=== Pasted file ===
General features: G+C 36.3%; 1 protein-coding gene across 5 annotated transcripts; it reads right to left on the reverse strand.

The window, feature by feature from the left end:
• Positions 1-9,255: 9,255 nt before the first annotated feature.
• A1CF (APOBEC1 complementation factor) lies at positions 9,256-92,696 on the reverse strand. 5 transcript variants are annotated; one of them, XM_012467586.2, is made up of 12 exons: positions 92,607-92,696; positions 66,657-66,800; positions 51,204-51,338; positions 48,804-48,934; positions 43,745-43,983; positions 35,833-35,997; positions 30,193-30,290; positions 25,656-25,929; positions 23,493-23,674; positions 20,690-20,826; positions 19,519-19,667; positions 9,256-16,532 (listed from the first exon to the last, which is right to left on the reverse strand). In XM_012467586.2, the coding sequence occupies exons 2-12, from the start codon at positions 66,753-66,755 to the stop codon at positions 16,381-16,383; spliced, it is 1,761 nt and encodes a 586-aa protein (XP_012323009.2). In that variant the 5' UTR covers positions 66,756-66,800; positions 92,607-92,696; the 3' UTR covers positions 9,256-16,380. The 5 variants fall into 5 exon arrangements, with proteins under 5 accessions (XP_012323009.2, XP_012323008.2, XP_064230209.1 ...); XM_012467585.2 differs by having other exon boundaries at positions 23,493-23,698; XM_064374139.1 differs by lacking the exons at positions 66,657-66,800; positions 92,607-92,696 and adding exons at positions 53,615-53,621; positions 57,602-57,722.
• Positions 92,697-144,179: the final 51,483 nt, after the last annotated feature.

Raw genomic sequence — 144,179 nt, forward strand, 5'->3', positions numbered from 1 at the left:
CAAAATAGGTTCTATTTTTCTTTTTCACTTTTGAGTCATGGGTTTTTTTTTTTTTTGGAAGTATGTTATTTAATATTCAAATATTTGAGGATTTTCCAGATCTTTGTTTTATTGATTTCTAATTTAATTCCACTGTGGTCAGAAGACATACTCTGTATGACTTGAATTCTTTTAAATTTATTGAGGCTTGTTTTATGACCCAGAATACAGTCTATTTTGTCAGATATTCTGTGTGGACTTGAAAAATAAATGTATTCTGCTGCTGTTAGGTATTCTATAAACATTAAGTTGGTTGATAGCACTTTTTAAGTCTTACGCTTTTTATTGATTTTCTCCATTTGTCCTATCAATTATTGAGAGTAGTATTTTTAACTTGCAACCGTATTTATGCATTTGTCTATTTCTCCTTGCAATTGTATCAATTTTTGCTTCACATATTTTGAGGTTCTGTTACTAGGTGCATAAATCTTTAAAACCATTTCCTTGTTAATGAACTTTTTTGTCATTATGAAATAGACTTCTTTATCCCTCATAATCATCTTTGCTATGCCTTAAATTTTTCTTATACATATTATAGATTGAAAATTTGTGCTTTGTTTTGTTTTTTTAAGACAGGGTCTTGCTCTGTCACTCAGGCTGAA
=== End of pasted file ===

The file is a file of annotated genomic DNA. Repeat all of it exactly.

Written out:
General features: G+C 36.3%; 1 protein-coding gene across 5 annotated transcripts; it reads right to left on the reverse strand.

The window, feature by feature from the left end:
• Positions 1-9,255: 9,255 nt before the first annotated feature.
• A1CF (APOBEC1 complementation factor) lies at positions 9,256-92,696 on the reverse strand. 5 transcript variants are annotated; one of them, XM_012467586.2, is made up of 12 exons: positions 92,607-92,696; positions 66,657-66,800; positions 51,204-51,338; positions 48,804-48,934; positions 43,745-43,983; positions 35,833-35,997; positions 30,193-30,290; positions 25,656-25,929; positions 23,493-23,674; positions 20,690-20,826; positions 19,519-19,667; positions 9,256-16,532 (listed from the first exon to the last, which is right to left on the reverse strand). In XM_012467586.2, the coding sequence occupies exons 2-12, from the start codon at positions 66,753-66,755 to the stop codon at positions 16,381-16,383; spliced, it is 1,761 nt and encodes a 586-aa protein (XP_012323009.2). In that variant the 5' UTR covers positions 66,756-66,800; positions 92,607-92,696; the 3' UTR covers positions 9,256-16,380. The 5 variants fall into 5 exon arrangements, with proteins under 5 accessions (XP_012323009.2, XP_012323008.2, XP_064230209.1 ...); XM_012467585.2 differs by having other exon boundaries at positions 23,493-23,698; XM_064374139.1 differs by lacking the exons at positions 66,657-66,800; positions 92,607-92,696 and adding exons at positions 53,615-53,621; positions 57,602-57,722.
• Positions 92,697-144,179: the final 51,483 nt, after the last annotated feature.

Raw genomic sequence — 144,179 nt, forward strand, 5'->3', positions numbered from 1 at the left:
CAAAATAGGTTCTATTTTTCTTTTTCACTTTTGAGTCATGGGTTTTTTTTTTTTTTGGAAGTATGTTATTTAATATTCAAATATTTGAGGATTTTCCAGATCTTTGTTTTATTGATTTCTAATTTAATTCCACTGTGGTCAGAAGACATACTCTGTATGACTTGAATTCTTTTAAATTTATTGAGGCTTGTTTTATGACCCAGAATACAGTCTATTTTGTCAGATATTCTGTGTGGACTTGAAAAATAAATGTATTCTGCTGCTGTTAGGTATTCTATAAACATTAAGTTGGTTGATAGCACTTTTTAAGTCTTACGCTTTTTATTGATTTTCTCCATTTGTCCTATCAATTATTGAGAGTAGTATTTTTAACTTGCAACCGTATTTATGCATTTGTCTATTTCTCCTTGCAATTGTATCAATTTTTGCTTCACATATTTTGAGGTTCTGTTACTAGGTGCATAAATCTTTAAAACCATTTCCTTGTTAATGAACTTTTTTGTCATTATGAAATAGACTTCTTTATCCCTCATAATCATCTTTGCTATGCCTTAAATTTTTCTTATACATATTATAGATTGAAAATTTGTGCTTTGTTTTGTTTTTTTAAGACAGGGTCTTGCTCTGTCACTCAGGCTGAA